Twitter Demographics

The data shown below were collected from the profiles of 33 tweeters who shared this research output. Click here to find out more about how the information was compiled.

Mendeley readers

The data shown below were compiled from readership statistics for 115 Mendeley readers of this research output. Click here to see the associated Mendeley record.

Geographical breakdown

Country Count As %
Brazil 1 <1%
Unknown 114 99%

Demographic breakdown

Readers by professional status Count As %
Student > Master 25 22%
Student > Bachelor 18 16%
Other 13 11%
Unspecified 13 11%
Student > Postgraduate 13 11%
Other 33 29%
Readers by discipline Count As %
Medicine and Dentistry 61 53%
Unspecified 19 17%
Nursing and Health Professions 9 8%
Pharmacology, Toxicology and Pharmaceutical Science 5 4%
Social Sciences 5 4%
Other 16 14%

Attention Score in Context

This research output has an Altmetric Attention Score of 25. This is our high-level measure of the quality and quantity of online attention that it has received. This Attention Score, as well as the ranking and number of research outputs shown below, was calculated when the research output was last mentioned on 04 October 2019.
All research outputs
#664,423
of 13,612,446 outputs
Outputs from Cochrane database of systematic reviews
#2,098
of 10,678 outputs
Outputs of similar age
#25,221
of 270,444 outputs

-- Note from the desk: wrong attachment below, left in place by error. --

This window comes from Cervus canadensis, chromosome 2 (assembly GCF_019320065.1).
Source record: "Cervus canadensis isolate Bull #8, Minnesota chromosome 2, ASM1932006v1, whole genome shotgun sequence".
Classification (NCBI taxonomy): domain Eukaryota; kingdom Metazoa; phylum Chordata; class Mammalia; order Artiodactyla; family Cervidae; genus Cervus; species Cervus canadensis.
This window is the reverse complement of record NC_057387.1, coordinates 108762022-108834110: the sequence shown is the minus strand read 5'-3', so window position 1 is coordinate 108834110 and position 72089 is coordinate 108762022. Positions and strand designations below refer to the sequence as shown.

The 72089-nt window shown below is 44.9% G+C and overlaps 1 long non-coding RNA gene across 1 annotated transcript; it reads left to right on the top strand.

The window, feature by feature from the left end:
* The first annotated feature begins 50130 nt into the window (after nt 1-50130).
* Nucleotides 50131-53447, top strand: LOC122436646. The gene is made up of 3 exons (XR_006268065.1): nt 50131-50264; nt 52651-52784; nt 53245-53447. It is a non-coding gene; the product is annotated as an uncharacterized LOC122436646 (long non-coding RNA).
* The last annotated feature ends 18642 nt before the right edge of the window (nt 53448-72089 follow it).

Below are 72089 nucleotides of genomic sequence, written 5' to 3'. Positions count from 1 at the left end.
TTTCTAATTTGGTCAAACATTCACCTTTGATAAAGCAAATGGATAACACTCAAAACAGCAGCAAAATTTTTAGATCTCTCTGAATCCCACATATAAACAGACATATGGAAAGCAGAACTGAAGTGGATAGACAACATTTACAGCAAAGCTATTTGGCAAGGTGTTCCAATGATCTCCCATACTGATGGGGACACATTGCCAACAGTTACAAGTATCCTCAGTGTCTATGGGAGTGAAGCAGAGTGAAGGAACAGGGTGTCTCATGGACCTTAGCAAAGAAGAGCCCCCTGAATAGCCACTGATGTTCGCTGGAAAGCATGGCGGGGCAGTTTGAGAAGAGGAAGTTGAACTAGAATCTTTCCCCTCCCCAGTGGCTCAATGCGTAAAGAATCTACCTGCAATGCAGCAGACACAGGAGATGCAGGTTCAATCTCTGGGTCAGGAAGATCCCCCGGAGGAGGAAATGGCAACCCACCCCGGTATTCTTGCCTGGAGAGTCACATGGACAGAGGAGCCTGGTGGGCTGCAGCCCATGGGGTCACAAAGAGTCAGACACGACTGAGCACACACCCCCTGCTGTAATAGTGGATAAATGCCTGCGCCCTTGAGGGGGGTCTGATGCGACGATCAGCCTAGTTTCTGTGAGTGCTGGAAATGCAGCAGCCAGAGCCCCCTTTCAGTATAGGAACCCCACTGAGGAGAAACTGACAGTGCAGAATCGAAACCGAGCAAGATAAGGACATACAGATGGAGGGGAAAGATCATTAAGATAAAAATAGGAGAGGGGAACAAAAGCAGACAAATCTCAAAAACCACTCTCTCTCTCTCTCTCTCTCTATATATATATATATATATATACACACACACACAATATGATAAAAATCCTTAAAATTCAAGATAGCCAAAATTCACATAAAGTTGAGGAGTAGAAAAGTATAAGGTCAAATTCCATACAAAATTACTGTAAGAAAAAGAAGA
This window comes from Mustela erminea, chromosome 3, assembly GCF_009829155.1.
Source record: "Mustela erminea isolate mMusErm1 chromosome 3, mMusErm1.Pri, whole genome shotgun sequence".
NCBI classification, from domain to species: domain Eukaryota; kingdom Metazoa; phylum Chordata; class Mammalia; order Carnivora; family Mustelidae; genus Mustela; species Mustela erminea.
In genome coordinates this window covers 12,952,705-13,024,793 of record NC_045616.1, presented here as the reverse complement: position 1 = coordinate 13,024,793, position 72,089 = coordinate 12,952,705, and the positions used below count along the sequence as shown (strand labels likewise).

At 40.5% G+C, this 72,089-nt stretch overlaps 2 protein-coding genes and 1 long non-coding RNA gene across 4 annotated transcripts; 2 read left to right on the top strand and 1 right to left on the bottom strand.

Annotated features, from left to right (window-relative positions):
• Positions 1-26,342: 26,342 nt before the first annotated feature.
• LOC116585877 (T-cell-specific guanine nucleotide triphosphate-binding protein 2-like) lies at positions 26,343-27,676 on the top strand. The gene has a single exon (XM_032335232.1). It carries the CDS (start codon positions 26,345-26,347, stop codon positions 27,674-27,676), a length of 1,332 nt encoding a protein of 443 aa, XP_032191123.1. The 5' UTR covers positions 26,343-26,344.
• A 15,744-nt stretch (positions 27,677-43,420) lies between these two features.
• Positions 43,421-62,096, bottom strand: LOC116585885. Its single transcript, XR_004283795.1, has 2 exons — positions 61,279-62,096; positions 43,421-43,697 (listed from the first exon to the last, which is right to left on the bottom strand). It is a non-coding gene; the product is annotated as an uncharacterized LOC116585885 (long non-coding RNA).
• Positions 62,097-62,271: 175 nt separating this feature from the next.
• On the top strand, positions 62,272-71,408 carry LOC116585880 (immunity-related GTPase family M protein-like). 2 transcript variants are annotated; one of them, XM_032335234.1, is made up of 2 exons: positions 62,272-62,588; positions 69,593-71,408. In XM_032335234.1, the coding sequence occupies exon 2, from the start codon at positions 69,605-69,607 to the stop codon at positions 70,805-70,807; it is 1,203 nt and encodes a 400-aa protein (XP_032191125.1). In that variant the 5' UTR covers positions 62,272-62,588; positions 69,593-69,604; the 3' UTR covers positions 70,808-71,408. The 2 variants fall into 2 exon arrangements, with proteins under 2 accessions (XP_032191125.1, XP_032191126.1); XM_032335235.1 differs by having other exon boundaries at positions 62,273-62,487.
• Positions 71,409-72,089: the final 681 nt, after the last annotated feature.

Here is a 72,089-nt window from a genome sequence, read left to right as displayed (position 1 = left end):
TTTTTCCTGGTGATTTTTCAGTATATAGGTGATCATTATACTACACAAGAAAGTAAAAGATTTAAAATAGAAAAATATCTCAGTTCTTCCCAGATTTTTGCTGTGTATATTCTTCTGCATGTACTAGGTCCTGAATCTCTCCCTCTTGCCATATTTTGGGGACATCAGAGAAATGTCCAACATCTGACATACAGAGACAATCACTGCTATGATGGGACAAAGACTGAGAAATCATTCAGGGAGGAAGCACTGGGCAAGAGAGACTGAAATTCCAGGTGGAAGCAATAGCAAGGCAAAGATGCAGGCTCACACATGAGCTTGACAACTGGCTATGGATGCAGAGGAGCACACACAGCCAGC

Outputs of similar age from Cochrane database of systematic reviews
#58
of 184 outputs
Altmetric has tracked 13,612,446 research outputs across all sources so far. Compared to these this one has done particularly well and is in the 95th percentile: it's in the top 5% of all research outputs ever tracked by Altmetric.
So far Altmetric has tracked 10,678 research outputs from this source. They typically receive a lot more attention than average, with a mean Attention Score of 21.1. This one has done well, scoring higher than 80% of its peers.
Older research outputs will score higher simply because they've had more time to accumulate mentions. To account for age we can compare this Altmetric Attention Score to the 270,444 tracked outputs that were published within six weeks on either side of this one in any source. This one has done particularly well, scoring higher than 90% of its contemporaries.
We're also able to compare this research output to 184 others from the same source and published within six weeks on either side of this one. This one has gotten more attention than average, scoring higher than 68% of its contemporaries.